When you routinely clean your home, don’t forget to clean switch plates and doorknobs!
Did you ever stop to think that the doorknobs and switch plates in your home may be one of the germiest places?
Yet how often do you clean them?
I may know that frequently touched places like doorknobs, faucet handles and light switches are some of the dirtiest places in my home, but I don’t always remember to clean them.
This time of year, though, I get a little more vigilant. If your home is anything like mine, things get really germy this time every year. Bugs are passed from person to person, tissue boxes are quickly emptied, and a lot of hot tea and soup are served for lunches and dinners to help ease cold and flu symptoms.
To prevent a lot of the spread of sickness, use common sense:
- Cover your mouth if you sneeze or cough.
- Throw away used tissues.
- Wash your hands often!!
- Get plenty of rest.
- Eat healthy, real food and skip the processed junk.
- Wash pillowcases, pajamas and blankets that have been used by the sick person in hot water.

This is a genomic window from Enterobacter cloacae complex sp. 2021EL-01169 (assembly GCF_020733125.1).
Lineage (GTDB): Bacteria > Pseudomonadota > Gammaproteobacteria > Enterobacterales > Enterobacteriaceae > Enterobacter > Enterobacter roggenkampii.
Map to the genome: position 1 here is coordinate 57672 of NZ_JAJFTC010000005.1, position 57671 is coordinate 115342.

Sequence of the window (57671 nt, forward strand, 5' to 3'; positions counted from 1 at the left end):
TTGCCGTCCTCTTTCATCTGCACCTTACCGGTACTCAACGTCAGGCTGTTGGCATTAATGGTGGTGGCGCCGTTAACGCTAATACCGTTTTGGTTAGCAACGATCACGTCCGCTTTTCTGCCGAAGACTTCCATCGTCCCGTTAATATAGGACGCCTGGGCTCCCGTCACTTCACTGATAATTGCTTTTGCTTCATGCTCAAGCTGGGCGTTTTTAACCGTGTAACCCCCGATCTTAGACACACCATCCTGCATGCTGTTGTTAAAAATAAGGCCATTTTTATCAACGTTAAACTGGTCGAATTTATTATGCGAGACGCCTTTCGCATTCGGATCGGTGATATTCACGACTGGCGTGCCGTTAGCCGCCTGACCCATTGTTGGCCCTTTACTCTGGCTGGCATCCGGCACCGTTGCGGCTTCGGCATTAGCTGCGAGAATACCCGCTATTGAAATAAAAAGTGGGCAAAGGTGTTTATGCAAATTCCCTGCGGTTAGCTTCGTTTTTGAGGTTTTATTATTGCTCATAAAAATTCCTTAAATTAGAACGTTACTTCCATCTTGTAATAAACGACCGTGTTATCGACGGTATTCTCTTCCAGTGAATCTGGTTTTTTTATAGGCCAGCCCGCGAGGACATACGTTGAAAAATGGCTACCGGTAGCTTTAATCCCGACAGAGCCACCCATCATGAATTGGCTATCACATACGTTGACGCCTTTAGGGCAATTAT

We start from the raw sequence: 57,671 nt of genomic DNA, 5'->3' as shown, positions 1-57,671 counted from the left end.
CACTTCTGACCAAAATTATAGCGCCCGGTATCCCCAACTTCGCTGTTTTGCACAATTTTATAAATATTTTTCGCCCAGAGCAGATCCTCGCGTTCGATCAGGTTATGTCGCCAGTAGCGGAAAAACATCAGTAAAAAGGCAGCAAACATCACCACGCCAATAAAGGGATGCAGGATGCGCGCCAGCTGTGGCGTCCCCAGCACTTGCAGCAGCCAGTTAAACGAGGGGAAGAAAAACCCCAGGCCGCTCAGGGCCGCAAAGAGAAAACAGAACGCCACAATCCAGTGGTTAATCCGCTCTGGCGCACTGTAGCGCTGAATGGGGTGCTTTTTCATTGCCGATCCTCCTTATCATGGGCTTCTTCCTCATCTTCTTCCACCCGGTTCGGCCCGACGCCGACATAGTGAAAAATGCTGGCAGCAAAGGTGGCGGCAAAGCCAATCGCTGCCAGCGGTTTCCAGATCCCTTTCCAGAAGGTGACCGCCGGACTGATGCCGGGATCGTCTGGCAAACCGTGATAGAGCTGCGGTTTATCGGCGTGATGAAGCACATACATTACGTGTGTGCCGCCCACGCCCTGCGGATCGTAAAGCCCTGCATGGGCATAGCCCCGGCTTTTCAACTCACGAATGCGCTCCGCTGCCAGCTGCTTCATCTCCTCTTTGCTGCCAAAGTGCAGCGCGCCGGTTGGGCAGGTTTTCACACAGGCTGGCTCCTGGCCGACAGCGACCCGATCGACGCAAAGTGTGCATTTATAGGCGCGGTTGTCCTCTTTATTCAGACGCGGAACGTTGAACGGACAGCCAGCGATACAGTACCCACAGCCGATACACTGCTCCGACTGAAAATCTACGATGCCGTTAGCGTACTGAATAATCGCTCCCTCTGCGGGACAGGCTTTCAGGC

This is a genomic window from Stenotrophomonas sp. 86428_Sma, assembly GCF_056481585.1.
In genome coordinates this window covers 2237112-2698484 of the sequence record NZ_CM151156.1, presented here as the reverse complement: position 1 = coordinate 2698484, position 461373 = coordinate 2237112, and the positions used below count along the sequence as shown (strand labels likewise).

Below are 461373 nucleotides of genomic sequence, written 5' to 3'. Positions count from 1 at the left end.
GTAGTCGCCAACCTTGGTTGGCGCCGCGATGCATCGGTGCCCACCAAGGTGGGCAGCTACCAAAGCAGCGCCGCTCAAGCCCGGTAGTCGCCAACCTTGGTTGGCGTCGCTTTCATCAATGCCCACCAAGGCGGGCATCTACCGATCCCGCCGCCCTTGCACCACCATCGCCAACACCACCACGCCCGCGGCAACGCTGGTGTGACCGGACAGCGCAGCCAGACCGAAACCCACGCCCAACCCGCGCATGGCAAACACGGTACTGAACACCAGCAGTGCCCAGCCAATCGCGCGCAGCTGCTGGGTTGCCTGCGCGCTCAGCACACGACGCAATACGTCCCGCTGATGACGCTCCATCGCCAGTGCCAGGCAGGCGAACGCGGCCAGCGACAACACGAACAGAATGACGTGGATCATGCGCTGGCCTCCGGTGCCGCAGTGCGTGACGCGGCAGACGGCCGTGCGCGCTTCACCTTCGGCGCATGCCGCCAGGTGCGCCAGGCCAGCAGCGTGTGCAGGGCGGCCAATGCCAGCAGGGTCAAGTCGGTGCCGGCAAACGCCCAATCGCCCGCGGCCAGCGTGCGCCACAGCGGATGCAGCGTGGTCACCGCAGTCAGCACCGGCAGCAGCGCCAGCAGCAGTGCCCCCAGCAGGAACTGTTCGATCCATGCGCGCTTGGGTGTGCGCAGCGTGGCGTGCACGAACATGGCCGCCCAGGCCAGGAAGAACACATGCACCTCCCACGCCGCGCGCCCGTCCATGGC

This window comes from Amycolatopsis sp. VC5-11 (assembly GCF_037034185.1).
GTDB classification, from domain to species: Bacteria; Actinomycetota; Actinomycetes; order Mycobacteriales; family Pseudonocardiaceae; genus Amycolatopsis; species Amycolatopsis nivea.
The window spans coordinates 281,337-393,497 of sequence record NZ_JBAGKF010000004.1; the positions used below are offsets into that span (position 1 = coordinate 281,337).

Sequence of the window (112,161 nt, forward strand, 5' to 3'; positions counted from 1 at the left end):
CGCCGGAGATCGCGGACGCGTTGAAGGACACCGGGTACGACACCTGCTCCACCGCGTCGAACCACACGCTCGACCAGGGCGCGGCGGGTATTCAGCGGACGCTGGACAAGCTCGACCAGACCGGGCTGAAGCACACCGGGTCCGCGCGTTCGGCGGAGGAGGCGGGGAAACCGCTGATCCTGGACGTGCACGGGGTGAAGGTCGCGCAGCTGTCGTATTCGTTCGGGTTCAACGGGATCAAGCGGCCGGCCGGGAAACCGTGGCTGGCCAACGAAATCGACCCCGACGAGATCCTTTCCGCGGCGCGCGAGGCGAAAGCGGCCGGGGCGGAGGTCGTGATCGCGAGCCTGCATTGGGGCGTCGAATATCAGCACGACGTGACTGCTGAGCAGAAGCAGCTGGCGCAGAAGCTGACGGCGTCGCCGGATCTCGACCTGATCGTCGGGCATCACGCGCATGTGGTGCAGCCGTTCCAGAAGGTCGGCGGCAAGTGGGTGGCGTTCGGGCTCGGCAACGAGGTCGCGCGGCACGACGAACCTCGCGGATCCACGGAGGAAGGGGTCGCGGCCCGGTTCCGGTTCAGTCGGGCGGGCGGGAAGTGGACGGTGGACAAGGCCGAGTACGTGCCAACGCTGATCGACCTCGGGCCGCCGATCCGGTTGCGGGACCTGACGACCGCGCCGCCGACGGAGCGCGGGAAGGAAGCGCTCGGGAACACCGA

- And disinfect frequently touched places like doorknobs, faucets and light switches.
How to clean switch plates and doorknobs
If you’ve stopped using toxic disinfectants like bleach or bleach wipes (and I certainly hope you have!!), you may wonder how to clean germ-prone areas like doorknobs and light switches. I have two simple solutions for you!
1. Squirt hydrogen peroxide or rubbing alcohol on a cotton ball and wipe down the doorknobs and switch plates. Allow to dry.
While this method is easy, I will warn you – if you use too much hydrogen peroxide or rubbing alcohol, it will run off your surfaces easily (and quickly). This could mean discolored paint on the walls right under the switch plates – I give this warning from personal experience.
2. Dampen a Norwex EnviroCloth with tap water and wipe off the doorknob or switchplate. The microfiber will do the trick … but as long as it’s damp and not soaking wet, you won’t have to worry about any dripping liquid.
Whichever method you prefer, give a quick swipe every week and create a less germy home!
How do you safely clean switch plates and doorknobs in your home?
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All images courtesy of Pixabay.